There is, moreover, a fundamental conflict of interest in the Department of Primary Industries being conferred with the administration of an animal protection statute.

There are also numerous technical difficulties in prosecuting associated with the drafting of the legislation. And even if someone is convicted, penalties are woeful. Under section 10 of the act, for example, the maximum penalty for aggravated cruelty is 12 months’ jail.

I find it difficult to understand how anyone with feeling cannot be moved by the suffering of a defenceless, sentient being. Anyone who has loved a pet, watched a wildlife documentary or seen a small child bond with an animal knows how wonderful our connection with them can be.

Caring about the vulnerable among us brings out the best in people, and society; unthinking violence brings out the worst. We know now that people who abuse people often start by abusing animals: Victoria Police and the RSPCA are beginning to share data on this.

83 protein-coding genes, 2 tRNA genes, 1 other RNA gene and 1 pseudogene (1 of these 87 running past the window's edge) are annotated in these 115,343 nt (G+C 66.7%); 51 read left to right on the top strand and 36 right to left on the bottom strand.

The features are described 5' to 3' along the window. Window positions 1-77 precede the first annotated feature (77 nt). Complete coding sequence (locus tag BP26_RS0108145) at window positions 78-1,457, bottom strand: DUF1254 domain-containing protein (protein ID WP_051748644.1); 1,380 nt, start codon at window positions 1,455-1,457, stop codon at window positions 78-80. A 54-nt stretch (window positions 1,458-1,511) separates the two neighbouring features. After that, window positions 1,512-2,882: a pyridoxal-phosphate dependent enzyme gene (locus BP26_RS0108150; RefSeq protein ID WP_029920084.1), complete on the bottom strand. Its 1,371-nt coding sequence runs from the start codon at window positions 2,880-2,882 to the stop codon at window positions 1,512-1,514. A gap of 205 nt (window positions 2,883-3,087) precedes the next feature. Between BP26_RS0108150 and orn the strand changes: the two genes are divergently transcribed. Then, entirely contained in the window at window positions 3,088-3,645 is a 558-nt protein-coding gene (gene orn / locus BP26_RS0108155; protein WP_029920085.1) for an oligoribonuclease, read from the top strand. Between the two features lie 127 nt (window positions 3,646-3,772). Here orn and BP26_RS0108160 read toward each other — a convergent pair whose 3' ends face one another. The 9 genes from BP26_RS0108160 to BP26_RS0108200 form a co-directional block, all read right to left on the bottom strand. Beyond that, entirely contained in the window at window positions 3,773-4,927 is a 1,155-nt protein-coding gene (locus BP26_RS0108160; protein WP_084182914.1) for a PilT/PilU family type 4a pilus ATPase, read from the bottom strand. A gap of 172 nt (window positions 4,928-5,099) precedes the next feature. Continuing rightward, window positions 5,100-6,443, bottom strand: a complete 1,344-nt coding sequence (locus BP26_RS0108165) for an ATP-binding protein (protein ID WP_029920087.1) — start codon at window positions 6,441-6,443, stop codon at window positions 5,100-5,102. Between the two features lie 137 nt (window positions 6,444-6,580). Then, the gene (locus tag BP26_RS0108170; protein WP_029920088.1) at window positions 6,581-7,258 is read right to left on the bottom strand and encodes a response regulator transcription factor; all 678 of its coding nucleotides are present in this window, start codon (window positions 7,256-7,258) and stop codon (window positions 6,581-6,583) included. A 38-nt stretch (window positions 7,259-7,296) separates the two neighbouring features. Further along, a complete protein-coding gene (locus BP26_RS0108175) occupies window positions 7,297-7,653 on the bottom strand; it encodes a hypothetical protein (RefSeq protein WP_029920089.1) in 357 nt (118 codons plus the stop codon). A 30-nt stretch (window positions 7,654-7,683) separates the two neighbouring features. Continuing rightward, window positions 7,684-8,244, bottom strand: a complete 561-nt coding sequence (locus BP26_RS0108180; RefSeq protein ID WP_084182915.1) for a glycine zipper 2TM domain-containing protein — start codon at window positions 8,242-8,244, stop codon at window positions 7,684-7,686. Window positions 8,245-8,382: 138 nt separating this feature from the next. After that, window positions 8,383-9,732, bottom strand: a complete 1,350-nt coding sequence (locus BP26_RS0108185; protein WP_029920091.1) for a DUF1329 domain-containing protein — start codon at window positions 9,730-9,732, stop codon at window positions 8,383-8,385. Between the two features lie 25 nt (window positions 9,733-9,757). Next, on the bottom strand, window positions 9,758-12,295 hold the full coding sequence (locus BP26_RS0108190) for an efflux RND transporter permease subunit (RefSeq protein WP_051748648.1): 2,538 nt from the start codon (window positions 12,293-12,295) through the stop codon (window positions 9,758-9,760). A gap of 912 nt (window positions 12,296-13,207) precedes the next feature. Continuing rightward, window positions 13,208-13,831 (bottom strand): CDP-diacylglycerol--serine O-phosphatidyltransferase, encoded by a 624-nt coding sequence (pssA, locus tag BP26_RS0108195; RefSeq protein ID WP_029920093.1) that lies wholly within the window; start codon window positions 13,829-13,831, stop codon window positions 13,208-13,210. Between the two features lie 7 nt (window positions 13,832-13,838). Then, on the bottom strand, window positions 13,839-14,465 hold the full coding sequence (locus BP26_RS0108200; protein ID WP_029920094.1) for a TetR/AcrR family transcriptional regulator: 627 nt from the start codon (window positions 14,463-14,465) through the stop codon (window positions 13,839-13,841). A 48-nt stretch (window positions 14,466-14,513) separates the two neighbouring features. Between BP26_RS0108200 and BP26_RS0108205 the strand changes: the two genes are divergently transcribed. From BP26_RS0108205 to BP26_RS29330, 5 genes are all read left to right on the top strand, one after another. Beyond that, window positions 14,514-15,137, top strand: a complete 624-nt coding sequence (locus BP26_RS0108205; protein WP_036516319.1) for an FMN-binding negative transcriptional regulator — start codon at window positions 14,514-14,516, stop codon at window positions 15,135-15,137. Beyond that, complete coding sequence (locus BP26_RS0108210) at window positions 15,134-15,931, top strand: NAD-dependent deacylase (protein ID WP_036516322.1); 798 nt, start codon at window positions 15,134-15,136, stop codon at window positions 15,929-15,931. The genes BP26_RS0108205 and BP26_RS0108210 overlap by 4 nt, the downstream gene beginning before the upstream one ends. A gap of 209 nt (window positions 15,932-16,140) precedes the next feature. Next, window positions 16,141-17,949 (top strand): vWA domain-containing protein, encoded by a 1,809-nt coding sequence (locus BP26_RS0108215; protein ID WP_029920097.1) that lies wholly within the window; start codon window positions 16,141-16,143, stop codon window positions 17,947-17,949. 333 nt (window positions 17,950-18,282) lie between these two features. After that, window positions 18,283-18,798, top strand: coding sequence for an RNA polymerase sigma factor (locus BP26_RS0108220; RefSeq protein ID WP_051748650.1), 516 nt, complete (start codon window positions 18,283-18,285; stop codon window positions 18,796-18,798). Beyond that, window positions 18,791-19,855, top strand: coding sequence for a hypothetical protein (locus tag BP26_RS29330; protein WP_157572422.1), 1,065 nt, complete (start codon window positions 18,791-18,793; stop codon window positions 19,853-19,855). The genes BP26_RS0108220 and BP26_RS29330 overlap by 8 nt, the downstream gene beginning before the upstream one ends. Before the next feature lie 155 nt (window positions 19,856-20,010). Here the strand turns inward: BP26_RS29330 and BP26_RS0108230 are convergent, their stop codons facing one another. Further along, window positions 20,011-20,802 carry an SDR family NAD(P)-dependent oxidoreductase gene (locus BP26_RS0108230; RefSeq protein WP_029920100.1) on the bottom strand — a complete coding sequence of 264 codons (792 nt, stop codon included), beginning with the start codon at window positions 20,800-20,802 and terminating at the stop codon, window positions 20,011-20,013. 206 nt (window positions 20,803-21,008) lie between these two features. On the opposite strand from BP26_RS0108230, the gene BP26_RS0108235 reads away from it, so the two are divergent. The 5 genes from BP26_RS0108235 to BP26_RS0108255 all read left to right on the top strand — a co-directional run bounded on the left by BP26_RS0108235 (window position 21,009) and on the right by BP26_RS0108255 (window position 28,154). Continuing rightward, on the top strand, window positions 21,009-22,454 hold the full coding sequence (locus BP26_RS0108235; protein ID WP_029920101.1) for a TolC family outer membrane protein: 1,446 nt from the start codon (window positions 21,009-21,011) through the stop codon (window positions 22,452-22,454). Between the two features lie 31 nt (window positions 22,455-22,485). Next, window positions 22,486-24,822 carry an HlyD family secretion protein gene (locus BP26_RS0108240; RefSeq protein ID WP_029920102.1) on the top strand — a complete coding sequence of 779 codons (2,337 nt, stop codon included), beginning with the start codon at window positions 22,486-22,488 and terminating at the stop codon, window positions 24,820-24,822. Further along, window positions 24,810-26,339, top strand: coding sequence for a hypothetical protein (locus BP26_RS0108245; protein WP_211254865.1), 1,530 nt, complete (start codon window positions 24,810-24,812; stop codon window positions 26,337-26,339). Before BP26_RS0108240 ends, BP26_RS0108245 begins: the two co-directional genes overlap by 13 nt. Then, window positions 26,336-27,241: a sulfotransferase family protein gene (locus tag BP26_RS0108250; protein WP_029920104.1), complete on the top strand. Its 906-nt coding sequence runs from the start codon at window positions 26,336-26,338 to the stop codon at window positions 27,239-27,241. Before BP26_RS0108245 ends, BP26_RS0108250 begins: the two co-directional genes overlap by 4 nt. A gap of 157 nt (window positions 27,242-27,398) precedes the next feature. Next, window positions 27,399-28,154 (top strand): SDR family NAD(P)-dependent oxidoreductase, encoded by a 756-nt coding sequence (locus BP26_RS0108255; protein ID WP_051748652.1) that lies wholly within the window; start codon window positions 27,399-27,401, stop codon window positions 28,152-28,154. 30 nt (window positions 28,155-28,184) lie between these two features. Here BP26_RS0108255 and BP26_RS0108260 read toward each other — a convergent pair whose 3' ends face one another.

I would argue that those who enjoy meat have no right to be shielded from the distressing reality of its production.

Even if one does not have an emotional response to animal suffering, the arguments are persuasive for rejecting the current intensive farming system by turning vegan or vegetarian, buying free-range meat, cutting down on meat consumption, or, at the very least, pressuring our governments to enact proper animal welfare laws.

One does not have to love animals to oppose cruelty to them, just as one does not have to love mistreated ethnic groups to oppose racism.

Few scientists today still argue that animals are automatons or mindless machines. Animals, like humans, are consciously aware of themselves and their surroundings; and experience hunger, cold, pain and distress.

Possessing a higher capacity for abstract thought does not give one person the right to abuse another for personal gain, and nor should it an animal. As the philosopher Jeremy Bentham put it, “the question is not, ‘Can they reason?’ nor, ‘Can they talk?’ but ‘Can they suffer?’.” The answer, in the case of animals, is a resounding “yes”.

On environmental grounds, meat production is one of the most ecologically disastrous industries on the planet.

It uses up to 1000 times more land, water and energy than that required to produce an equal amount of plant food, and results in massive deforestation, habitat destruction, loss of soil fertility, soil erosion and desertification.